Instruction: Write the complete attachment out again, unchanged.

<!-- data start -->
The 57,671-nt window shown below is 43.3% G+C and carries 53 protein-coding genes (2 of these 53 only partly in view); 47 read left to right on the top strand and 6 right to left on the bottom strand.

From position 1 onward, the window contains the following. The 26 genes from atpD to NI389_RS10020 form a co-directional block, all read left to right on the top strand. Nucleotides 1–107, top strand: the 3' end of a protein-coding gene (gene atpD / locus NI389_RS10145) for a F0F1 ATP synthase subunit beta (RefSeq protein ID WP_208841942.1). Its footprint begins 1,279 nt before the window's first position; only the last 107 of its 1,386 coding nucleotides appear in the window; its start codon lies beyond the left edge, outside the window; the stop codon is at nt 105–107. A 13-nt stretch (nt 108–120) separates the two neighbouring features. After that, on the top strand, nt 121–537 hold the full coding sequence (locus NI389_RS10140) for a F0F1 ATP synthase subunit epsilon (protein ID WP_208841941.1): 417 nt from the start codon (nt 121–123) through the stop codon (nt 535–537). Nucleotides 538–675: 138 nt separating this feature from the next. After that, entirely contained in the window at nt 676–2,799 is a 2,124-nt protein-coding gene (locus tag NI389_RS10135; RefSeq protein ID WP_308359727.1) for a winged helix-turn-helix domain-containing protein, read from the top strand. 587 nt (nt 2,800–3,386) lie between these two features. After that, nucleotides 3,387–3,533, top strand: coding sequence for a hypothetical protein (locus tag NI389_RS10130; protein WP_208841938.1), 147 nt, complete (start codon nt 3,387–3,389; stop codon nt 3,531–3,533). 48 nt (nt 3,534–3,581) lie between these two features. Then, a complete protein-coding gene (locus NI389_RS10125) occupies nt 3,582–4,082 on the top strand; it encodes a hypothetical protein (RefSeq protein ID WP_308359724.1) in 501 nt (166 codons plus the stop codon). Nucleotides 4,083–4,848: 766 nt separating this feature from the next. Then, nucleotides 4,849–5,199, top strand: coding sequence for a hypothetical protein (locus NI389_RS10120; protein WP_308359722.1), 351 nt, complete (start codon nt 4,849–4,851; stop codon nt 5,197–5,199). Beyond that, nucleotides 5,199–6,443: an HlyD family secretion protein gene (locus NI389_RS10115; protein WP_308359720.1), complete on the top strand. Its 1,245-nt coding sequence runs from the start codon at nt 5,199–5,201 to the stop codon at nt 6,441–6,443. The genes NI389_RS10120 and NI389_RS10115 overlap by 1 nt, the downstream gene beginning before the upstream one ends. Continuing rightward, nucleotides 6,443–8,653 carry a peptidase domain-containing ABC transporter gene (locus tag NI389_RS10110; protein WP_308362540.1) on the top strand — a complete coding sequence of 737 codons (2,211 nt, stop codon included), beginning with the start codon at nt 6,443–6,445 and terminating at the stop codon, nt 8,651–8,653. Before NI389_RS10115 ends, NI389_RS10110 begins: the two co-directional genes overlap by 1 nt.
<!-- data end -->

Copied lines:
The 57,671-nt window shown below is 43.3% G+C and carries 53 protein-coding genes (2 of these 53 only partly in view); 47 read left to right on the top strand and 6 right to left on the bottom strand.

From position 1 onward, the window contains the following. The 26 genes from atpD to NI389_RS10020 form a co-directional block, all read left to right on the top strand. Nucleotides 1–107, top strand: the 3' end of a protein-coding gene (gene atpD / locus NI389_RS10145) for a F0F1 ATP synthase subunit beta (RefSeq protein ID WP_208841942.1). Its footprint begins 1,279 nt before the window's first position; only the last 107 of its 1,386 coding nucleotides appear in the window; its start codon lies beyond the left edge, outside the window; the stop codon is at nt 105–107. A 13-nt stretch (nt 108–120) separates the two neighbouring features. After that, on the top strand, nt 121–537 hold the full coding sequence (locus NI389_RS10140) for a F0F1 ATP synthase subunit epsilon (protein ID WP_208841941.1): 417 nt from the start codon (nt 121–123) through the stop codon (nt 535–537). Nucleotides 538–675: 138 nt separating this feature from the next. After that, entirely contained in the window at nt 676–2,799 is a 2,124-nt protein-coding gene (locus tag NI389_RS10135; RefSeq protein ID WP_308359727.1) for a winged helix-turn-helix domain-containing protein, read from the top strand. 587 nt (nt 2,800–3,386) lie between these two features. After that, nucleotides 3,387–3,533, top strand: coding sequence for a hypothetical protein (locus tag NI389_RS10130; protein WP_208841938.1), 147 nt, complete (start codon nt 3,387–3,389; stop codon nt 3,531–3,533). 48 nt (nt 3,534–3,581) lie between these two features. Then, a complete protein-coding gene (locus NI389_RS10125) occupies nt 3,582–4,082 on the top strand; it encodes a hypothetical protein (RefSeq protein ID WP_308359724.1) in 501 nt (166 codons plus the stop codon). Nucleotides 4,083–4,848: 766 nt separating this feature from the next. Then, nucleotides 4,849–5,199, top strand: coding sequence for a hypothetical protein (locus NI389_RS10120; protein WP_308359722.1), 351 nt, complete (start codon nt 4,849–4,851; stop codon nt 5,197–5,199). Beyond that, nucleotides 5,199–6,443: an HlyD family secretion protein gene (locus NI389_RS10115; protein WP_308359720.1), complete on the top strand. Its 1,245-nt coding sequence runs from the start codon at nt 5,199–5,201 to the stop codon at nt 6,441–6,443. The genes NI389_RS10120 and NI389_RS10115 overlap by 1 nt, the downstream gene beginning before the upstream one ends. Continuing rightward, nucleotides 6,443–8,653 carry a peptidase domain-containing ABC transporter gene (locus tag NI389_RS10110; protein WP_308362540.1) on the top strand — a complete coding sequence of 737 codons (2,211 nt, stop codon included), beginning with the start codon at nt 6,443–6,445 and terminating at the stop codon, nt 8,651–8,653. Before NI389_RS10115 ends, NI389_RS10110 begins: the two co-directional genes overlap by 1 nt.